All about Agar 

All about Agar 

Agar, diffusion and indicators 

There are times when Agar features quite predominantly in the biology curriculum, especially when it is the ‘bacteria time’ of the year: pouring plates, preparing cultures, autoclaving, spreading, incubating – it is a full-on time where all you see, and smell is warm agar. But there is more to life than just nutrient agar! 

It was discovered in the 1600s in Japan, supposedly by a Japanese innkeeper who noticed the discarded seaweed soup he threw out had set overnight. 

It is a versatile product; first used as a gelling agent in Asian cuisine, to being identified as a good alternative to gelatin as a growing medium for bacteria in microbiology (because of its higher melting point).

It is also the base gel agent in electrophoresis applications (agarose gels) and is used in plant biology as a nutrient-growing base.

Agar can accept nutrients without them affecting its properties and itself won't interfere with what is added to it, it is also virtually tasteless, and you may have seen agar taste balls (agar jelly balls injected with a flavour) popping up in fancy restaurants (usually with Heston Blumenthal’s name behind them!).

With such a versatile product now purified and packaged for different applications, with the right amount of additives in each one to create a consistent working product it can be hard to identify which form of agar you need for the job in hand. 

Agar for diffusion experiments. 

Agar blocks are a really useful way to show diffusion through a substance. If you colour the blocks with an acid/base indicator that will change colour when mixed with the acid or base, the block will change colour as the acid or base moves (diffuses) through it.

You can adapt this lesson to look at the effect of surface area on diffusion, simply by supplying different sized blocks of coloured agar (1cm3, 2cm3, 3cm3 etc) and timing how long it takes the colour to change. 


  • Plain agar (technical agar/agar agar)  20 - 25 g  
  • Distilled or deionised water
  • Indicator solution 30 mL (see note below)
  • Sodium hydroxide solution, 0.01 moldm-3  30 mL (see note below)
  • Balance and weigh boat, spatula, stirring rod, pipette  
  • Hotplate stirrer, heatproof gloves and goggles   
  • Container to hold the agar whilst setting 


  • Weigh out 20 - 25 g (depending on the firmness of agar you want) of plain agar powder into a large beaker or flask.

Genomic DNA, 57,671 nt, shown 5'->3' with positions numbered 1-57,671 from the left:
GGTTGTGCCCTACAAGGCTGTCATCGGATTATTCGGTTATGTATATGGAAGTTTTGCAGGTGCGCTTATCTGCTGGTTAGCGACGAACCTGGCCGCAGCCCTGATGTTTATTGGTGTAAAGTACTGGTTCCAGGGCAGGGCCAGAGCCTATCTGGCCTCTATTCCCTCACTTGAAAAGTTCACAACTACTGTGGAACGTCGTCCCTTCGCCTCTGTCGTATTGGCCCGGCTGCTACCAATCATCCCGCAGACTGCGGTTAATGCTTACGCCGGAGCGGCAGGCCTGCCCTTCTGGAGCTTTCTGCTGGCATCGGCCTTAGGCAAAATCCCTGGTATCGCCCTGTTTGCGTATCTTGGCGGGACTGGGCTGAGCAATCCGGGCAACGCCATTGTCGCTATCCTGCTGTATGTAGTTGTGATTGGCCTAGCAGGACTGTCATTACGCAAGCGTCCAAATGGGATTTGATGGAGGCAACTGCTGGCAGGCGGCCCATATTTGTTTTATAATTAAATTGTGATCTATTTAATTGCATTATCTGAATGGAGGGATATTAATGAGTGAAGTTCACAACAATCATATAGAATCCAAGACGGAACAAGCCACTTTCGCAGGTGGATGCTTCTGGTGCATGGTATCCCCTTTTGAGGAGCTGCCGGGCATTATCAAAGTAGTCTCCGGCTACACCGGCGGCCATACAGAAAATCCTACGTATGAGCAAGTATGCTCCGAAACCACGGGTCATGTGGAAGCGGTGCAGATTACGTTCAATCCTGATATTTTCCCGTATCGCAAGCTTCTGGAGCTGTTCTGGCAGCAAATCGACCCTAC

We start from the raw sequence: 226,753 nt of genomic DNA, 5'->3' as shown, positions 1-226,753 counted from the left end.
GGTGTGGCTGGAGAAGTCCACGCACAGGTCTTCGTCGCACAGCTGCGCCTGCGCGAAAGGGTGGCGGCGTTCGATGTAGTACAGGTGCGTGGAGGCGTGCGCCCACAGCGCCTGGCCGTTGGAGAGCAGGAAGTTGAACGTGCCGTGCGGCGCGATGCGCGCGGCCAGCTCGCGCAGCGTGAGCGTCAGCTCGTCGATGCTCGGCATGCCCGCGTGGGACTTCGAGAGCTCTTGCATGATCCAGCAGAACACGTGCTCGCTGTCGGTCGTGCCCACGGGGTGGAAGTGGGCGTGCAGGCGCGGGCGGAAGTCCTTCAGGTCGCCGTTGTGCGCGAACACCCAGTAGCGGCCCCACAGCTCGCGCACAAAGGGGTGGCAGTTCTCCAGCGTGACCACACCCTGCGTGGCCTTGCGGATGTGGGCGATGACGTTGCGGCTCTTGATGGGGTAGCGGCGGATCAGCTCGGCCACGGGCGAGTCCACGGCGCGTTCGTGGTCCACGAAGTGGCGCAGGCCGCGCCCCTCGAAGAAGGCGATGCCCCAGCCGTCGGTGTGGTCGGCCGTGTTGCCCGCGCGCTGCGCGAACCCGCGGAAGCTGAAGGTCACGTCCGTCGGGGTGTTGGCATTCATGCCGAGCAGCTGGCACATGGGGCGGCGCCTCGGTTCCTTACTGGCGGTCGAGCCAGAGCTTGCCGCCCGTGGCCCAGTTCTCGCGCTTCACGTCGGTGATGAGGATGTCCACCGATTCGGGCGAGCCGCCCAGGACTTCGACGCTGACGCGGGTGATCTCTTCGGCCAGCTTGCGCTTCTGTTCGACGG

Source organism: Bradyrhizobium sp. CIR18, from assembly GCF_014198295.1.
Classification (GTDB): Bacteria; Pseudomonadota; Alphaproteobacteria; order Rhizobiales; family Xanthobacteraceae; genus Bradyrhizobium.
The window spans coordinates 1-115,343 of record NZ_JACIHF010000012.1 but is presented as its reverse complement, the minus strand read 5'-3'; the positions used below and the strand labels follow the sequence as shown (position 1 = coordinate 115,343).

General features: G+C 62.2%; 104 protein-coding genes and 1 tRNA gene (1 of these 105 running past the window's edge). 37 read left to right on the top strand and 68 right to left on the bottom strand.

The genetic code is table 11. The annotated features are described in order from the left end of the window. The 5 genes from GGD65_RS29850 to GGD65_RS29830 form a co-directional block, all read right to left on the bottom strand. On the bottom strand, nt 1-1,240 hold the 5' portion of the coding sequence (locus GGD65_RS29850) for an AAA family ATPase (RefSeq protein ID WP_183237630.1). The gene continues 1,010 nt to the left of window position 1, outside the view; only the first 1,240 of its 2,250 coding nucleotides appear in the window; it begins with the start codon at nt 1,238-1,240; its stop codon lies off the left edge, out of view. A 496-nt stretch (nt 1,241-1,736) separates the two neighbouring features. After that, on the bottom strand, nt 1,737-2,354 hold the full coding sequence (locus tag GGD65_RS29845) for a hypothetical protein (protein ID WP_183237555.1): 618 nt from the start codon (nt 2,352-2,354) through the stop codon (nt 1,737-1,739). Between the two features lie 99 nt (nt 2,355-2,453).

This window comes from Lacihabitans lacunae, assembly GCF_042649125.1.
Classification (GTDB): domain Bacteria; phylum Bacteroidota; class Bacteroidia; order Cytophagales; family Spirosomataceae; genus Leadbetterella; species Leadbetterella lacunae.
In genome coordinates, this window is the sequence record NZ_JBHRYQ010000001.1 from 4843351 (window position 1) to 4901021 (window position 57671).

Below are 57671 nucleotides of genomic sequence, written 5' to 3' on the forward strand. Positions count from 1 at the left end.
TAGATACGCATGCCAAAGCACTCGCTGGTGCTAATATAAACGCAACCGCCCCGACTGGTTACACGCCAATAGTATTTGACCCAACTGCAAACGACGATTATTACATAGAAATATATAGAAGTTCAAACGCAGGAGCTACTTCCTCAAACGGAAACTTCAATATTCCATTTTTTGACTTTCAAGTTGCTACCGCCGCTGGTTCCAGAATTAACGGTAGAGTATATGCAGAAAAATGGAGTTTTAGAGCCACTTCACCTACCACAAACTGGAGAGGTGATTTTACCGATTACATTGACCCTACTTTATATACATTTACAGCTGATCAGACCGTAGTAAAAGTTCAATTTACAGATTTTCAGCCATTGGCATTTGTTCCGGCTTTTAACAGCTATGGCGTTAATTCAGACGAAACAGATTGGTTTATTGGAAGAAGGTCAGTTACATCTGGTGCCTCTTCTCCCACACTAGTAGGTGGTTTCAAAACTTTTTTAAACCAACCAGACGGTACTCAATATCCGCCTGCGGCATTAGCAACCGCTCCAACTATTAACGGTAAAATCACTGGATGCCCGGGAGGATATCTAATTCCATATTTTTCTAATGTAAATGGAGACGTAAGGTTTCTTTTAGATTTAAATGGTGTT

• Make up to 1 litre with distilled/deionised water. 
  • Stir, with heating, to mix and eventually the solution will become clear. This may take some time. 
  • Allow to cool slightly (to around 50°C), add the sodium hydroxide solution and the indicator solution and mix. 
  • Pour into the desired container and leave to set. Agar will set at around 40°C. 
  • Once set, the coloured agar can be cut into blocks ready for the class 

Alternative method:

  • Make the agar up in water and add an indicator (30 mL) and sodium carbonate solution (30 mL 0.5 moldm-3) when the mix has cooled to around 50°C. you will still need 0.1M hydrochloric acid for the experiment 

Diffusion in agar blocks class practical:

Equipment (per group):

  • Coloured agar block  
  • Beaker (100 mL) 
  • 0.1M HCl (aq) 
  • Pipette, and blunt forceps 
  • Timer 
  • Gloves and goggles 


  • Add approx. 50 mL HCl to the beaker (enough to cover the block) 
  • Add one agar block to the beaker (wear gloves if not using forceps) 
  • Start the timer 
  • Stop the timer when the block has changed colour (colour change will depend on the indicator used when the blocks were made), and note the time. 
  • Remove the block, reset the timer, and repeat steps 2-4 for twice more for blocks of the same size, to get an average time for the colour change to occur 
  • Repeat steps 1-5 if using different sized blocks, to investigate the effect of surface area on diffusion 
  • Wash hands after the practical 


All agar, once made, is best stored in the fridge. 

For more information on indicators and diffusion experiments with agar see CLEAPSS/SSERC 

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